Since 1970, April 22nd has been a day to come together and celebrate protecting this blue and green spaceship that we call home. From learning about the incredible wildlife we share our planet with, to volunteering to clean up parks and waterways, there are so many ways to celebrate Earth Day and allow it to enrich our lives the other 364 days a year. Whether you’re already living in an eco-friendly home, or you’re just starting to research non-toxic options, Earth Day is the perfect time to assess the products we’re using for their environmental impact. We’re hoping you’re game to take our Earth Day Challenge by making a clean break from 3 types of household chemicals that are hardest on our planet.
Top 3 Places to Look for Toxins In Your Eco-Friendly Home
The toxic chemicals in our homes are sadly brimming with ingredients that run the gamut from acutely toxic to irritating and allergenic. But they also can have dire consequences on our environment. Here are some of the areas you can check for hidden toxins in your pursuit of an eco-friendly home.
Fabric treatments abound on your carpets, furniture and clothing! These treatments, like stain repellents that wick moisture away use the same technology as Teflon cookware: Perfluorinated Chemicals (PFCs) and Perfluorooctanoic Acids (PFOAs). PFCs and PFOAs don’t break down easily, so they persist in our environment interminably, leaching into food and water supplies and threatening the health of humans and animals with links to cancer, immunotoxicity and organ damage.
That said – don’t freak out! You can build an eco-friendly home over time, by replacing carpets and upholstered furniture with untreated, natural fabrics and textiles like organic cotton, wool and seagrass. For more information, check out the Environmental Working Group’s Healthy Home Guide‘s information on carpets.
Harsh Scrubbing Chemicals
Hard-to-clean zones in the home are especially vulnerable to becoming the site of hazardous chemicals, because we want them to be clean and disinfected. Two places to ensure you’re using safe ingredients: the bathroom and the kitchen. To help you eliminate toxic products from your eco-friendly home, scan your products for some of these harsh toxins and review resources the Environmental Working Group for products that rate highly to replace them with. Two of the nastiest baddies:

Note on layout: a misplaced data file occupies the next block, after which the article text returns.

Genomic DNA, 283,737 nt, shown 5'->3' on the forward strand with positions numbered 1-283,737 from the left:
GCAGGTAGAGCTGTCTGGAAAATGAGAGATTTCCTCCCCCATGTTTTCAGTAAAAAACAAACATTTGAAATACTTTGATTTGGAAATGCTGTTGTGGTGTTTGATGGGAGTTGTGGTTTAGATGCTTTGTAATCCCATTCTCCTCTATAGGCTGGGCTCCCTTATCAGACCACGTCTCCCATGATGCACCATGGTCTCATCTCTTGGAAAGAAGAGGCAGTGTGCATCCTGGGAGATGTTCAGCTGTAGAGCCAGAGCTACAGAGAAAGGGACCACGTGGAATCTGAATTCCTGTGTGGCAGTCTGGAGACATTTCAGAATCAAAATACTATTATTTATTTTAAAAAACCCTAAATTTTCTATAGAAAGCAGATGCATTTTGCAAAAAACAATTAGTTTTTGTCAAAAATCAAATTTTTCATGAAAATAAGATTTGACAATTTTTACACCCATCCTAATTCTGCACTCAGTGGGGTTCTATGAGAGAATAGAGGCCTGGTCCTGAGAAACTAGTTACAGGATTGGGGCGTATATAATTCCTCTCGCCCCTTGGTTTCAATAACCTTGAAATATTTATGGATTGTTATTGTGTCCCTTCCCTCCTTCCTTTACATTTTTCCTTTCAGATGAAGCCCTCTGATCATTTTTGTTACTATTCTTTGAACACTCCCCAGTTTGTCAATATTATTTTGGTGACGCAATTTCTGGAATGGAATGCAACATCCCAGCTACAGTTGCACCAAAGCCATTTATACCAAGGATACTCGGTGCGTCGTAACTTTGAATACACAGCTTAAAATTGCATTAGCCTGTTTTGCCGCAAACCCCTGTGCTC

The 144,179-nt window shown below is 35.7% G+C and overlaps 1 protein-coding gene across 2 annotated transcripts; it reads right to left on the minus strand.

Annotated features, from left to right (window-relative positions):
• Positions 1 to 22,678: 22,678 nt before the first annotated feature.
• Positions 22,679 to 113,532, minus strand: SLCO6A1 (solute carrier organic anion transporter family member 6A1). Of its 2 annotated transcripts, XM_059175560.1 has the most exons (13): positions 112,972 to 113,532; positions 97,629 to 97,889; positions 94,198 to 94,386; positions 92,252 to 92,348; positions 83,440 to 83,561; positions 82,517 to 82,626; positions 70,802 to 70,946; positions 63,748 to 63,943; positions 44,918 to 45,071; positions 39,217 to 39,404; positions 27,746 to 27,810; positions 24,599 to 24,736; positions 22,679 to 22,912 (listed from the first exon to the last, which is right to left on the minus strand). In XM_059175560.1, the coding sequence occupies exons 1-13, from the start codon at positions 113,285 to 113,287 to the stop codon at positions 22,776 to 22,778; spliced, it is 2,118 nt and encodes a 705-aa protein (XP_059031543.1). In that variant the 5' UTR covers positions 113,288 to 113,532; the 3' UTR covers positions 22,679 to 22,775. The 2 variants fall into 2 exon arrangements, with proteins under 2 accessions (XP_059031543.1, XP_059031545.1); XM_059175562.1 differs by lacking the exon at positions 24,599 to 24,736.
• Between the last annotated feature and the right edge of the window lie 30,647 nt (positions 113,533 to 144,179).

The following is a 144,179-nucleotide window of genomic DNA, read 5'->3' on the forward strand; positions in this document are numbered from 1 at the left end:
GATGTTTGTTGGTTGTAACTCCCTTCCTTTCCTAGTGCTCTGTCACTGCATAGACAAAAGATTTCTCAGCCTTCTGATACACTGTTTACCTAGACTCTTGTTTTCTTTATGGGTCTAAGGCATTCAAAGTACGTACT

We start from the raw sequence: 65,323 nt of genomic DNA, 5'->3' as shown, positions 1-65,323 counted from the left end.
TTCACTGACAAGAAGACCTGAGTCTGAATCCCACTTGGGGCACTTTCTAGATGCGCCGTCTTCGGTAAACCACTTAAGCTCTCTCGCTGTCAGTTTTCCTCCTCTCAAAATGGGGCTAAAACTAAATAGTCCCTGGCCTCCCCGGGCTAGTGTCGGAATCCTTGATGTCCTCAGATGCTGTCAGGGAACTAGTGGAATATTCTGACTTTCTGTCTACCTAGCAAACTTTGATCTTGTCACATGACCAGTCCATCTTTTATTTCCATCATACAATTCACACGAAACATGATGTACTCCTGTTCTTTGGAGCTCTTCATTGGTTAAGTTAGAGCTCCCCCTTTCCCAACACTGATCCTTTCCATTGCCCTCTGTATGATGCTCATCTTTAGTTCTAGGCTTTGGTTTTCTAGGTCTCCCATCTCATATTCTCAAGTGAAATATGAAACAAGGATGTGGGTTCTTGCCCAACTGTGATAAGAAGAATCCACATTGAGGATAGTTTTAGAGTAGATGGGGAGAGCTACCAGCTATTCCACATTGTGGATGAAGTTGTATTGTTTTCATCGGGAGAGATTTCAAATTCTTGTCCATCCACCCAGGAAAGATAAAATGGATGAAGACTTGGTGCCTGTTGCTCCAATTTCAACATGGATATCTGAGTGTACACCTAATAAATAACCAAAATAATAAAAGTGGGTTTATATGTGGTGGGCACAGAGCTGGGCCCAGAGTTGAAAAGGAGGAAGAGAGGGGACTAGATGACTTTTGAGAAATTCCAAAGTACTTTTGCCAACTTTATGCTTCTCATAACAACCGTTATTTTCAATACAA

Ammonium Hydroxide in disinfecting sprays as well as glass and floor cleaners made by manufacturers like Lysol, Resolve, Pledge and Windex. Linked to asthma and respiratory concerns as well as skin irritation and allergies, this ingredient is an acute aquatic toxin, meaning it’s extremely toxic to aquatic life.
1,3-DICHLORO-5-ETHYL-5-METHYLHYDANTOIN is another no-go for our oceans and water supplies. This ingredient is found in potent cleaners like oven cleaners, drain and clog removers, hard water stain removers and toilet cleaners.
Sodium Hypochlorite is frequently used as a bleaching or disinfecting agent in stove, toilet and oven cleaners, among others. It’s an acute aquatic toxin and runs the gamut of human health concerns from allergies, skin burns and irritation to reproductive toxicity and cancer.
Liquid Detergents & Soaps
This is a tough one! Liquid detergents are particularly prone to nasty stuff. Take a look for common preservatives that are associated with environmental (and health!) risks. One you might see frequently (even in purportedly eco-friendly home cleaning products) is Methylisothiazolinone (MIT) which is very toxic to aquatic life and found in all kinds of liquid soaps and detergents, by brands as “natural” as Mrs. Meyer’s Clean Day.
Avoiding fabric brighteners is also a good idea for planet earth, as they don’t biodegrade and end up in our ecosystems. They are found in laundry detergents like All Free & Clear, Babyganics and even Dreft Newborn! This post has a great rundown of why you want to kick these guys to the curb, and some of the synonyms to scan your labels for like: Optical Brightening Agents (OBAs), Optical Whiteners, Fluorescent Brightening Agents, Organic Fluorescent Dyes
Surfactants are a class of chemical that make water “wetter” by reducing surface tension, and are often found in liquid soaps and detergents. They’re toxic to aquatic life and can be avoided by scanning labels for terms like alcohol ethoxylates and Nonoxynol-12.
We love our Planet Earth! Do the earth a favor this year and get rid of cleaning products that contain harmful chemicals and toxins. Use resources like the Environmental Working Group’s Guide to Healthy Cleaning for high-scoring products. And, of course, check out our safe, effective cleaning system Force of Nature. We harnessed the power of simple ingredients – just salt, water and vinegar – to create a powerful cleaner that’s tough on messes and easy on the environment.